‘Jesus Ah Chat Jamaican Patois’
Christians locally will join their counterparts around the world to celebrate and reflect on the death of Jesus Christ this Easter.
This year, however, through the Campus Crusade for Christ project, Jesus Film in Jamaican Creole, they will hear the story told in the language spoken by most.
The film recently premiered under the distinguished patronage of His Excellency the Most Honourable Sir Patrick Allen, governor general of Jamaica, at the Sir Kenneth Standard Lecture Theatre, University of the West Indies (Mona).
The familiar 1979 Jesus Film story is based on the Gospel of Luke. With the vast and captivating background of Israel's landscape on show, Jesus' early life is revealed through narration. There was no denying that the objective of the film is to reinforce the importance of Jesus' sacrifice and ultimately the significance of Easter. More attention is given to his journey through adulthood, his crucifixion, ending with His brief return to earth.
The highlight was obviously the Bertram Gayle translation. Generally, it was good. The synchronisation of the words with the movement of the actors' mouth was done well. Also the patois spoken by the cast is relatable. However, there was some inconsistency in conveying the Jamaican attitude in the lines. For example, the voice of Herod illustrated this quite well; the voice of Jesus was at times staid, especially when Jesus addresses the crowd.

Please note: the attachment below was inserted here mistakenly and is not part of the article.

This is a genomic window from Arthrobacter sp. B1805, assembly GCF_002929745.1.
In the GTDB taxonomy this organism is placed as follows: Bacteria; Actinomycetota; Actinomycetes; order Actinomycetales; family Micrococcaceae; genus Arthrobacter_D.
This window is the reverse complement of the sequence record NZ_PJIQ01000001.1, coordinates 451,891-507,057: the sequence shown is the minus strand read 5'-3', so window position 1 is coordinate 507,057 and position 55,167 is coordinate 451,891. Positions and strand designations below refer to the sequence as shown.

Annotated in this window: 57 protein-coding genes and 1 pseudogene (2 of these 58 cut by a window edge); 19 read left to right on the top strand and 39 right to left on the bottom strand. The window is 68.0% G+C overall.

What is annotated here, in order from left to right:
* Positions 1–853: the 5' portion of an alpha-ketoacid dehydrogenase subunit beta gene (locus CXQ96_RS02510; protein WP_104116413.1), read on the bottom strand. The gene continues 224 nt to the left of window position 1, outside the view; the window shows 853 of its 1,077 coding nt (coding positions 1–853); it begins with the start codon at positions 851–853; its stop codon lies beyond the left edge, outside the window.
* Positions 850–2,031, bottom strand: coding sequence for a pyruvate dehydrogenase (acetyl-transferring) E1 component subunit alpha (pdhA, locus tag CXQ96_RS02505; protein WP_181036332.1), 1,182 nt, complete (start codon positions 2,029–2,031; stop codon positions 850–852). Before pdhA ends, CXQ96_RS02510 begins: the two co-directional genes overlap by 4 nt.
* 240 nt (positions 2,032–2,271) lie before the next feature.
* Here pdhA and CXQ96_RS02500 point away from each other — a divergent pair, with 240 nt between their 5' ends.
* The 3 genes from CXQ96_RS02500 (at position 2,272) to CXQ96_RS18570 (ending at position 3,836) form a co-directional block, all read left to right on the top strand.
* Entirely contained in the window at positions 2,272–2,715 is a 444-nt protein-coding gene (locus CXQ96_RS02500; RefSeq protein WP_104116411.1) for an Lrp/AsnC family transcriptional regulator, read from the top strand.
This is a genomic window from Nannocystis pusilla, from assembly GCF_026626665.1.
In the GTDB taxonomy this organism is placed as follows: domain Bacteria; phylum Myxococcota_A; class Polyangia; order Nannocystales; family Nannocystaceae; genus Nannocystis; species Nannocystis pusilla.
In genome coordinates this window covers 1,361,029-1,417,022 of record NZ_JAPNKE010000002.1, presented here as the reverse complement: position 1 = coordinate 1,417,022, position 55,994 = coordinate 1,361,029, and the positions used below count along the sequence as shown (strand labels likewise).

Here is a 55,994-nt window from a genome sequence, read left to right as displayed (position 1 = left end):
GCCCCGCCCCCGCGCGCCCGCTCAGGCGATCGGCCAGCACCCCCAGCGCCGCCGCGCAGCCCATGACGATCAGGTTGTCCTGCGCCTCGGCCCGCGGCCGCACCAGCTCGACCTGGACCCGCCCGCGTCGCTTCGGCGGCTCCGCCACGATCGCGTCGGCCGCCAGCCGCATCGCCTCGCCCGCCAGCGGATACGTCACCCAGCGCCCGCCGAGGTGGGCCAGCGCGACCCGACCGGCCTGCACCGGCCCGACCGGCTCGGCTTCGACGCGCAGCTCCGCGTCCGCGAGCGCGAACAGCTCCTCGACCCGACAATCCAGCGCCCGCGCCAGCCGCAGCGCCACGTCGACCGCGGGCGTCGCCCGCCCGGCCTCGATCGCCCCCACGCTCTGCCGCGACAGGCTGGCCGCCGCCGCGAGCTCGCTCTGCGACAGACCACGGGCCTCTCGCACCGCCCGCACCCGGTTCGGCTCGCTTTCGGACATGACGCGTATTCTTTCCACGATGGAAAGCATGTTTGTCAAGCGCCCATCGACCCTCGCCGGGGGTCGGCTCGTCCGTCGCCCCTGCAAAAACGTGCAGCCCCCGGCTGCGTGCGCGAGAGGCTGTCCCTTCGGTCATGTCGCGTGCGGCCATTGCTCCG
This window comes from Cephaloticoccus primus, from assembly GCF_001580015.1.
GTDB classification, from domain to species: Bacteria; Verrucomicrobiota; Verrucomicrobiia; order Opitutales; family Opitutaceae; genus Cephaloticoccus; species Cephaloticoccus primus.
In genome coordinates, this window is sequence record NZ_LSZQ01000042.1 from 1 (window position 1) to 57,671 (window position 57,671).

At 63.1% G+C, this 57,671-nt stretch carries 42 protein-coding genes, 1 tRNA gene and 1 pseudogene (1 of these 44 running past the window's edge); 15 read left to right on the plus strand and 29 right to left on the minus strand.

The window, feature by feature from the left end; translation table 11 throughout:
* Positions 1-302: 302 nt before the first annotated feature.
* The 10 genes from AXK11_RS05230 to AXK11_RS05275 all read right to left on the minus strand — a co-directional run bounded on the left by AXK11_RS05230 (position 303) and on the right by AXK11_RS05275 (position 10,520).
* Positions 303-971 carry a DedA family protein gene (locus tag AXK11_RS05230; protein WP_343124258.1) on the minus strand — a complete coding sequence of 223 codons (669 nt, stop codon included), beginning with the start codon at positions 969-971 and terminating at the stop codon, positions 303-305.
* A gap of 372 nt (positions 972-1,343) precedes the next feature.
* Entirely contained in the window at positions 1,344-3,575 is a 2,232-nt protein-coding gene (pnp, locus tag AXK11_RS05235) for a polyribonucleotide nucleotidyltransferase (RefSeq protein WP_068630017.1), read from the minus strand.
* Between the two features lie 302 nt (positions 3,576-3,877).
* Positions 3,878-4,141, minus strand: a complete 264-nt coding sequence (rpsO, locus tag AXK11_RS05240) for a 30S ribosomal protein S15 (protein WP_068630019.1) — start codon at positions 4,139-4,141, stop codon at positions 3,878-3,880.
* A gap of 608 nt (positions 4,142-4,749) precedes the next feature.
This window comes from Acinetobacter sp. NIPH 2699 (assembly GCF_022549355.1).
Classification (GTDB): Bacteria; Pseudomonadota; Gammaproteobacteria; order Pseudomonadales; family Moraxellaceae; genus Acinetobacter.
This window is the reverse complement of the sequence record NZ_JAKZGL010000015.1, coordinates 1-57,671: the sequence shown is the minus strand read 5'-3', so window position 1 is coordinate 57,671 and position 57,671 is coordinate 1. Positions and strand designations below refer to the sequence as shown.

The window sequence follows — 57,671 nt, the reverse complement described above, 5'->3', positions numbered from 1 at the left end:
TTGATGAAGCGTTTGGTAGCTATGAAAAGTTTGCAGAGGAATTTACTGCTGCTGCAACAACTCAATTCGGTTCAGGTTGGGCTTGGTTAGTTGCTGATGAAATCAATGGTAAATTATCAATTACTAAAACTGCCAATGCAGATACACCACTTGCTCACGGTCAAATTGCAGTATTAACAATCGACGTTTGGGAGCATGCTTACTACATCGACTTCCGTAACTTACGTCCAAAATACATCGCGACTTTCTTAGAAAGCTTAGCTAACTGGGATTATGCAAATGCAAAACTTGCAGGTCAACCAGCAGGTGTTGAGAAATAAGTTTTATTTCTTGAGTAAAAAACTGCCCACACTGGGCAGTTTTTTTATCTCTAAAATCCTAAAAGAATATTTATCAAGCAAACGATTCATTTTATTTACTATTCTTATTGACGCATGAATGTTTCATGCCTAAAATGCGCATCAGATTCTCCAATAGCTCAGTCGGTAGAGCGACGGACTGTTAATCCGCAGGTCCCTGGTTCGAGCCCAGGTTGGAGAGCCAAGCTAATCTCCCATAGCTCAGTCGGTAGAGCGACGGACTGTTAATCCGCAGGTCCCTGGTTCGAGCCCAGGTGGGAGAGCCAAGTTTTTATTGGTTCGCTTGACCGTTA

The programme, though, began with the audience singing the English words of Jamaica's National Anthem, and listened to all the speeches delivered in standard English. Sir Patrick was the exception, as he deviated from protocol to demonstrate his command of 'Jamaica's heart language', only to admit, much later, the strangeness in doing so. But the guests enjoyed it.
Sir Patrick also gave words of encouragement to the organisers and sponsors, thanked his friend and prayer partner, Brother Robert Levy who was responsible for him being the patron of the event.
"Ladies and gentlemen, dis is di real deal," he told the audience.
During his engaging message, the governor general drew attention to the lyrics of the song, Tell Me the Old, Old Story of Jesus and His Love, to affirm his support and the rationale for translating the film.
"Tell me the story in Patois, so that I can hear and understand in my own language. This is my desire and understanding of the The Jesus Film project. There is a commitment to make Jesus real to the people."
Greetings were also given by the executive director of Jesus Film Project, Dr Erick Schenkel, who told the gathering, "our hearts are warmed by your presence and we hope that yours are warmed by this film."
In explaining the film's next stop (in Moore Town), sponsor of The Jesus Film in Jamaican Creole, Greg Weston, said "they helped the captives who were free, this is the second level of setting the captives free in Jesus."